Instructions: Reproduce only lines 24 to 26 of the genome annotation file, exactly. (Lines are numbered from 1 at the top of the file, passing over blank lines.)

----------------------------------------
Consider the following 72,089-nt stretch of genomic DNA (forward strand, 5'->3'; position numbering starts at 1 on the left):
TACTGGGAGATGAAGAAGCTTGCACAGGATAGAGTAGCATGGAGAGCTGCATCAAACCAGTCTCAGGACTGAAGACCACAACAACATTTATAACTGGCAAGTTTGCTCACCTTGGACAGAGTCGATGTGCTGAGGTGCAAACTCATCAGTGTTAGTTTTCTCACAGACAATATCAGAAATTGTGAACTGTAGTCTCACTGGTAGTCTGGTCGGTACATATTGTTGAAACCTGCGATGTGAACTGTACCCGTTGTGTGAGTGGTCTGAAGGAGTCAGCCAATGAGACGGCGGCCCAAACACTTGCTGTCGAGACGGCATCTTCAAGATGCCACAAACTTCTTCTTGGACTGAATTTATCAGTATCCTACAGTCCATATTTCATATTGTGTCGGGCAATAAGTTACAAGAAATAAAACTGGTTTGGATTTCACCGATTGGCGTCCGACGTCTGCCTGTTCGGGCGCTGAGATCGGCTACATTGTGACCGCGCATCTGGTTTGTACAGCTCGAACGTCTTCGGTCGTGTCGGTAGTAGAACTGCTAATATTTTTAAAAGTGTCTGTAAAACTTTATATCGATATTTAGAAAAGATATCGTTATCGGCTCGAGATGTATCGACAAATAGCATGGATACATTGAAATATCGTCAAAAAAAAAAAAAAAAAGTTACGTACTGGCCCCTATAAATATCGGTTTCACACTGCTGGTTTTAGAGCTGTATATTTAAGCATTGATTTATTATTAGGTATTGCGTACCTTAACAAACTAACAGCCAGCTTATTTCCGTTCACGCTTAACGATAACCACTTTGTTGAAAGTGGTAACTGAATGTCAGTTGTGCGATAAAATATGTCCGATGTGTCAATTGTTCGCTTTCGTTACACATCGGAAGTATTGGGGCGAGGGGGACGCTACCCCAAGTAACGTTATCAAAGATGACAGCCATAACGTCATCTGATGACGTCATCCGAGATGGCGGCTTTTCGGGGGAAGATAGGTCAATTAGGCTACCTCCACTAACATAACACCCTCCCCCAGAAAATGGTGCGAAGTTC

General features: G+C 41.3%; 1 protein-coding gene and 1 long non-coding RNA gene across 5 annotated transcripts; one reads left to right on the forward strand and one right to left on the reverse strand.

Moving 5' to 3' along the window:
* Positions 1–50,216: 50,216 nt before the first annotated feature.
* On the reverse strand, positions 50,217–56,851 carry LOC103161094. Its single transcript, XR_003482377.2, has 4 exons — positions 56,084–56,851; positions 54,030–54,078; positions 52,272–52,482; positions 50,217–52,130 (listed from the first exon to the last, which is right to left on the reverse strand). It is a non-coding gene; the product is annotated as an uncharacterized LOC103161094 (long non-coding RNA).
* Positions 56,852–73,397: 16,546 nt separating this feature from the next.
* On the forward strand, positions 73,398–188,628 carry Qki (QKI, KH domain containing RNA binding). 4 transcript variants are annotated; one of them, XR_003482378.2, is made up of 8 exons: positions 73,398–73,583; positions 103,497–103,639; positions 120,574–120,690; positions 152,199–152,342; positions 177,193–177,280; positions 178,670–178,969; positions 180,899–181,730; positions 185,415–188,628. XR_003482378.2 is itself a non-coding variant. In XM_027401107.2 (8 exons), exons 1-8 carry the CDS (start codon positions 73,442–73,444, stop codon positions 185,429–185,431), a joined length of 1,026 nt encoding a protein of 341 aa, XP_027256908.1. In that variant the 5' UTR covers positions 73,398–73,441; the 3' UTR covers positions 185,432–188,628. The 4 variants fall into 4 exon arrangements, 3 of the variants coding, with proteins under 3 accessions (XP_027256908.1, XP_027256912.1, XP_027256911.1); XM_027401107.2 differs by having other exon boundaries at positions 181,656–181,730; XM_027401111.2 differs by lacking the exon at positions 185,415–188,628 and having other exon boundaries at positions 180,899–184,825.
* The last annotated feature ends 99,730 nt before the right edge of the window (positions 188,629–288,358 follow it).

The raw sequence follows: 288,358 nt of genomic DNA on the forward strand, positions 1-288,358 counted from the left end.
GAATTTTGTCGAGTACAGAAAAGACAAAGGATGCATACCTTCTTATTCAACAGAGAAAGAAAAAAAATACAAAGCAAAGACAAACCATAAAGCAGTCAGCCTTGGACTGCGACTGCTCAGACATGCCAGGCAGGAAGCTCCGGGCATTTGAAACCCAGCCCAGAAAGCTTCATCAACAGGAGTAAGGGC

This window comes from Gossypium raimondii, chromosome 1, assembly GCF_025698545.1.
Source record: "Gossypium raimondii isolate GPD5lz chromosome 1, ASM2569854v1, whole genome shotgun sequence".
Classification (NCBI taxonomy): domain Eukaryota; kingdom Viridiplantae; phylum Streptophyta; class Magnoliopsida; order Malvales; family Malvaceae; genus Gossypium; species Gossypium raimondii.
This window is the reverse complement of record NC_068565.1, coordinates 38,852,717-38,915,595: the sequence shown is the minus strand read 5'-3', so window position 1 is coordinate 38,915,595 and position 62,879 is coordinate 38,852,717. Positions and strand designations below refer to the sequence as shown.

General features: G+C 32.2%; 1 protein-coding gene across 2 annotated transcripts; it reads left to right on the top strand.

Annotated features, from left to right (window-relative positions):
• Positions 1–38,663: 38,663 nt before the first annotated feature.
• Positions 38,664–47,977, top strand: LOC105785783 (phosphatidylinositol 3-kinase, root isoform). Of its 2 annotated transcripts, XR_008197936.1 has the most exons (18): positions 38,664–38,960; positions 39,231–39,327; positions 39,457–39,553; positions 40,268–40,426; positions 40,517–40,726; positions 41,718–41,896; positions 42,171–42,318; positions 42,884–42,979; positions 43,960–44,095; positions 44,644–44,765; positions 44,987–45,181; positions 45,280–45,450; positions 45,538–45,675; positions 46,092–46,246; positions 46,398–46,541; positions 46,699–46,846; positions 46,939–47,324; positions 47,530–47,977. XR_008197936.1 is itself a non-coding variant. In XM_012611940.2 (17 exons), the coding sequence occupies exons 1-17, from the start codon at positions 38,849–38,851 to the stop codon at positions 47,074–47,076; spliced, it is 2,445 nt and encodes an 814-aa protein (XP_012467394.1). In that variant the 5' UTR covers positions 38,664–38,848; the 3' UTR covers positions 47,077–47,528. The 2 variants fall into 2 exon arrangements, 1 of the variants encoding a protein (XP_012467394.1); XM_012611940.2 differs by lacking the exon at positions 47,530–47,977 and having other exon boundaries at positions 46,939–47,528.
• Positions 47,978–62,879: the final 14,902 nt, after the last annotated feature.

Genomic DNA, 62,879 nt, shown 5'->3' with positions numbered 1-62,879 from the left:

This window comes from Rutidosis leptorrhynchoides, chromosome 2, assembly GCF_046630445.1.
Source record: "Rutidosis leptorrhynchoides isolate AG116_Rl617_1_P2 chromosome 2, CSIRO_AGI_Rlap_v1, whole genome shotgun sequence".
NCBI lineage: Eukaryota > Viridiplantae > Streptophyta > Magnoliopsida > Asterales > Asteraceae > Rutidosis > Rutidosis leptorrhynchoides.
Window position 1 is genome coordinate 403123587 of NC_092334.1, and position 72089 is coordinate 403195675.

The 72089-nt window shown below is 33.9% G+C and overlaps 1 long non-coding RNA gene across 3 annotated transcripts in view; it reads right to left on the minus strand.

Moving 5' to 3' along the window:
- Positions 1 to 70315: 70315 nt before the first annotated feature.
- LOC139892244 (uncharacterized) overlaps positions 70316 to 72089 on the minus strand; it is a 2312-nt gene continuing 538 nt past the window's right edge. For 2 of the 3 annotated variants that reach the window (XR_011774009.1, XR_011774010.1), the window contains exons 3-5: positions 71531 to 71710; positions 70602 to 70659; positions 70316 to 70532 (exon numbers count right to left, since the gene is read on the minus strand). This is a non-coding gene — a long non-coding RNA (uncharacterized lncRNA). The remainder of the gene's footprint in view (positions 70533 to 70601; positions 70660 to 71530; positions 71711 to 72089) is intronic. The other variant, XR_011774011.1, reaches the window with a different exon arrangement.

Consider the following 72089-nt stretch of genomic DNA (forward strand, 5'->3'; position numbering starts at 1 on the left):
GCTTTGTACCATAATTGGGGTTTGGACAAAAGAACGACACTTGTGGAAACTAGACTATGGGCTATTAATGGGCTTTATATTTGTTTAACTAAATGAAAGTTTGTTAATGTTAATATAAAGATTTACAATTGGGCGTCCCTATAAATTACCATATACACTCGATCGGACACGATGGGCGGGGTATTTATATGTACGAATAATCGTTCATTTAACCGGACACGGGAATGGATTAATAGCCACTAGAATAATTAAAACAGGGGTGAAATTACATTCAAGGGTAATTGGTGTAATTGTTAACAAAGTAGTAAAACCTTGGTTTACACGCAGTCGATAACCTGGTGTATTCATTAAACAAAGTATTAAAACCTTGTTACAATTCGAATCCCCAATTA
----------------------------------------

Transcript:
NCBI lineage: Eukaryota > Viridiplantae > Streptophyta > Magnoliopsida > Asterales > Asteraceae > Rutidosis > Rutidosis leptorrhynchoides.
Window position 1 is genome coordinate 403123587 of NC_092334.1, and position 72089 is coordinate 403195675.

The 72089-nt window shown below is 33.9% G+C and overlaps 1 long non-coding RNA gene across 3 annotated transcripts in view; it reads right to left on the minus strand.